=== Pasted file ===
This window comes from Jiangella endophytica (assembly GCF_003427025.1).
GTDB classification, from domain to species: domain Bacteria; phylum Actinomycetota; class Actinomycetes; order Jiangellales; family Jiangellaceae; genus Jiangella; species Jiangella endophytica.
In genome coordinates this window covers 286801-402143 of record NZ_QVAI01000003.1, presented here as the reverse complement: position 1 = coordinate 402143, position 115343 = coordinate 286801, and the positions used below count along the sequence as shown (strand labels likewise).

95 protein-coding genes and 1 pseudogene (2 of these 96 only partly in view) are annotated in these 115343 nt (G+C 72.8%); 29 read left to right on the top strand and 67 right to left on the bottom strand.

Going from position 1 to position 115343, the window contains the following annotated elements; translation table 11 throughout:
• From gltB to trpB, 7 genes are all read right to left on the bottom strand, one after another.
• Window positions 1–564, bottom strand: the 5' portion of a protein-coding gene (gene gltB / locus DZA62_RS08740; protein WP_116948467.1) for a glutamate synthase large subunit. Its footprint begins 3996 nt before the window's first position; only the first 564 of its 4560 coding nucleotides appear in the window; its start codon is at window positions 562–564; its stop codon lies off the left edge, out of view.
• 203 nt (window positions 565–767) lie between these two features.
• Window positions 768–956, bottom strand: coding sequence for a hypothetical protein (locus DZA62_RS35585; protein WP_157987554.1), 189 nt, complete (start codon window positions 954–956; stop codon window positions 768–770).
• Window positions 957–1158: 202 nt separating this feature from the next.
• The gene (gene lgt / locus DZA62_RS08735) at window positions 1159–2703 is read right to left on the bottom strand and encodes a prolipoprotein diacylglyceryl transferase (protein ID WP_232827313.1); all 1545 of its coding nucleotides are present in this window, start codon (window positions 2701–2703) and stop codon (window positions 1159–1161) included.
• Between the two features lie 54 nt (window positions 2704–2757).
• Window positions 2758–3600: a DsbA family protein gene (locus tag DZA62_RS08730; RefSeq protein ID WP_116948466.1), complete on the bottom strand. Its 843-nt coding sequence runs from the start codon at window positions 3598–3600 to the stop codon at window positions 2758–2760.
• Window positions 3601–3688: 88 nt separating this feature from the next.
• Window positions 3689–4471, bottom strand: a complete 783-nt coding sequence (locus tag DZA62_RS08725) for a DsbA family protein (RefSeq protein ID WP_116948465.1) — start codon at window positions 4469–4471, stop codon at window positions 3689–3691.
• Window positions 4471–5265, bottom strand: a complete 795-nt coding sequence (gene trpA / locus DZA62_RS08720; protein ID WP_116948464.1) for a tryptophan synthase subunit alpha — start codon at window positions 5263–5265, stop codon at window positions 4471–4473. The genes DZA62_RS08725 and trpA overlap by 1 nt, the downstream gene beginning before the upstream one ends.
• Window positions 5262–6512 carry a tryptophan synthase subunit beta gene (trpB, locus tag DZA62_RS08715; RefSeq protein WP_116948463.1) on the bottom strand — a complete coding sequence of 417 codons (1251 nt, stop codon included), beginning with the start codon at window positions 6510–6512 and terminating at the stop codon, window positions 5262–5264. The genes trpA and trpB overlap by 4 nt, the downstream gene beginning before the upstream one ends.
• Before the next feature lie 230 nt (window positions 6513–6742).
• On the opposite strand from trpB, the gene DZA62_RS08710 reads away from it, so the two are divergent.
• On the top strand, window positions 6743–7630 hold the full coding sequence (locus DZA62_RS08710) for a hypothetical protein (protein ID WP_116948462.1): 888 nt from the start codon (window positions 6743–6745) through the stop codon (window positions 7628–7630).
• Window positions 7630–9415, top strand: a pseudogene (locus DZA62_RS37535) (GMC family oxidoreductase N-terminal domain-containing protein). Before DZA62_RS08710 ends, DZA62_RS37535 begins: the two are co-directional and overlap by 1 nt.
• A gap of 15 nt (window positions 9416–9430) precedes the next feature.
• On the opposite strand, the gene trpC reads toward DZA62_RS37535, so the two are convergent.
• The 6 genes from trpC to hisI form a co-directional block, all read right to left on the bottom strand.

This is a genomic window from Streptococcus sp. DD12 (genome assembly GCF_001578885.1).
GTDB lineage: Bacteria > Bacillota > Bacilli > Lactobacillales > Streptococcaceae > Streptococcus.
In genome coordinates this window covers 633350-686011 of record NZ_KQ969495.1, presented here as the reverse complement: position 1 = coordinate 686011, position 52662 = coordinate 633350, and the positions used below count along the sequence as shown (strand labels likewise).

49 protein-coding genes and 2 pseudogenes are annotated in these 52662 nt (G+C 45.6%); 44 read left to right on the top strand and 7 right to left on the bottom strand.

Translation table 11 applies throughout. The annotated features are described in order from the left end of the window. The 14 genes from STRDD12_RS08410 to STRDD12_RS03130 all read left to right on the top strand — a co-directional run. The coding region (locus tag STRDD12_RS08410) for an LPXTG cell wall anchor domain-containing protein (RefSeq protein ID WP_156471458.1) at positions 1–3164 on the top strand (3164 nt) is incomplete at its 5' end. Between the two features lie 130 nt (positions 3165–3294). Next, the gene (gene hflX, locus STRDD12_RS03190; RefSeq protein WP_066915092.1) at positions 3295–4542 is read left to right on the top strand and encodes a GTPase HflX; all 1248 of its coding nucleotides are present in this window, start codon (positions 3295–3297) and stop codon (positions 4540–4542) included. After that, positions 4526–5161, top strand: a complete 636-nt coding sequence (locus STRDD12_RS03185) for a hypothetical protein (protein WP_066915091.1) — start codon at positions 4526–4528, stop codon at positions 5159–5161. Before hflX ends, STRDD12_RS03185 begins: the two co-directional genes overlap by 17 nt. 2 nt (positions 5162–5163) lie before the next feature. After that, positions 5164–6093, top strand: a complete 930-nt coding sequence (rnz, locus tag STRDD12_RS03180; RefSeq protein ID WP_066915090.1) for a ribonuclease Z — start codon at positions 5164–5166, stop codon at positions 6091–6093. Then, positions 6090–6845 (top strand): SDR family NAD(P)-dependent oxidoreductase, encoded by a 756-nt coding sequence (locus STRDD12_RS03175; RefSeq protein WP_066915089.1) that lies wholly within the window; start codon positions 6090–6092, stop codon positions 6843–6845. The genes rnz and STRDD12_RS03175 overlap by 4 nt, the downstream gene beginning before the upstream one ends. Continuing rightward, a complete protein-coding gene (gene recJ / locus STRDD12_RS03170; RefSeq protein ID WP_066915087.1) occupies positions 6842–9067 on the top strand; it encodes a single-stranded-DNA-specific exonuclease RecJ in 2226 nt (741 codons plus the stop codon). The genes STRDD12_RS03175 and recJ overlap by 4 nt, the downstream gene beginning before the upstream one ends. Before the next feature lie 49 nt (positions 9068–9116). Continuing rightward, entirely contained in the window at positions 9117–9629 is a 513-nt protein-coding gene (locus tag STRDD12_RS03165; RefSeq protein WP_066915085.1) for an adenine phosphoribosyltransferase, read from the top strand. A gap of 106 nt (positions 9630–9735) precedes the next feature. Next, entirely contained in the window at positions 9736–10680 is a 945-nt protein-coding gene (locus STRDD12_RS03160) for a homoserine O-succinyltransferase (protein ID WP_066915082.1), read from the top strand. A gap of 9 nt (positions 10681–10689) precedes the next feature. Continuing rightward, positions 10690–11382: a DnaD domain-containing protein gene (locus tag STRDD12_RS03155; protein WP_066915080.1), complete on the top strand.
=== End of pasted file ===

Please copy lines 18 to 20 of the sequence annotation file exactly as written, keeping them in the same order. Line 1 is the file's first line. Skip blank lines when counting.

• Before the next feature lie 230 nt (window positions 6513–6742).
• On the opposite strand from trpB, the gene DZA62_RS08710 reads away from it, so the two are divergent.
• On the top strand, window positions 6743–7630 hold the full coding sequence (locus DZA62_RS08710) for a hypothetical protein (protein ID WP_116948462.1): 888 nt from the start codon (window positions 6743–6745) through the stop codon (window positions 7628–7630).